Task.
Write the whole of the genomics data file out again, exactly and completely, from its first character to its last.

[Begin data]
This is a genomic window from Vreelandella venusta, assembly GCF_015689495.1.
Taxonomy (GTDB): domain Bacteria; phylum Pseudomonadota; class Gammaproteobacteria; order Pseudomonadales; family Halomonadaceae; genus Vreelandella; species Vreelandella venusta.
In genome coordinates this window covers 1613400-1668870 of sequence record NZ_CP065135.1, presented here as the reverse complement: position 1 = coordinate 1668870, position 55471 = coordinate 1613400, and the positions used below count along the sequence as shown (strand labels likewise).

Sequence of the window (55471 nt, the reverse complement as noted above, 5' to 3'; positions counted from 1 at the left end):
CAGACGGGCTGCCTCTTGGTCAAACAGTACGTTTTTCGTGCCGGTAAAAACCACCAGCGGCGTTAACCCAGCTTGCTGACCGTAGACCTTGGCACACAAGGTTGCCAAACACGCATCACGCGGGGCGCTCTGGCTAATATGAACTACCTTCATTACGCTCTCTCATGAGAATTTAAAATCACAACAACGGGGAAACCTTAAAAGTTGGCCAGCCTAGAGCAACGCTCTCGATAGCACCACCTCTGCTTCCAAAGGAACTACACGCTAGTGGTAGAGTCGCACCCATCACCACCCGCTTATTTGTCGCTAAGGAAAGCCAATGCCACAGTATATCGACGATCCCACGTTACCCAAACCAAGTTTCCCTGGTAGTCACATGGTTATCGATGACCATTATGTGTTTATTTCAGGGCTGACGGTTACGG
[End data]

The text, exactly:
This is a genomic window from Vreelandella venusta, assembly GCF_015689495.1.
Taxonomy (GTDB): domain Bacteria; phylum Pseudomonadota; class Gammaproteobacteria; order Pseudomonadales; family Halomonadaceae; genus Vreelandella; species Vreelandella venusta.
In genome coordinates this window covers 1613400-1668870 of sequence record NZ_CP065135.1, presented here as the reverse complement: position 1 = coordinate 1668870, position 55471 = coordinate 1613400, and the positions used below count along the sequence as shown (strand labels likewise).

Sequence of the window (55471 nt, the reverse complement as noted above, 5' to 3'; positions counted from 1 at the left end):
CAGACGGGCTGCCTCTTGGTCAAACAGTACGTTTTTCGTGCCGGTAAAAACCACCAGCGGCGTTAACCCAGCTTGCTGACCGTAGACCTTGGCACACAAGGTTGCCAAACACGCATCACGCGGGGCGCTCTGGCTAATATGAACTACCTTCATTACGCTCTCTCATGAGAATTTAAAATCACAACAACGGGGAAACCTTAAAAGTTGGCCAGCCTAGAGCAACGCTCTCGATAGCACCACCTCTGCTTCCAAAGGAACTACACGCTAGTGGTAGAGTCGCACCCATCACCACCCGCTTATTTGTCGCTAAGGAAAGCCAATGCCACAGTATATCGACGATCCCACGTTACCCAAACCAAGTTTCCCTGGTAGTCACATGGTTATCGATGACCATTATGTGTTTATTTCAGGGCTGACGGTTACGG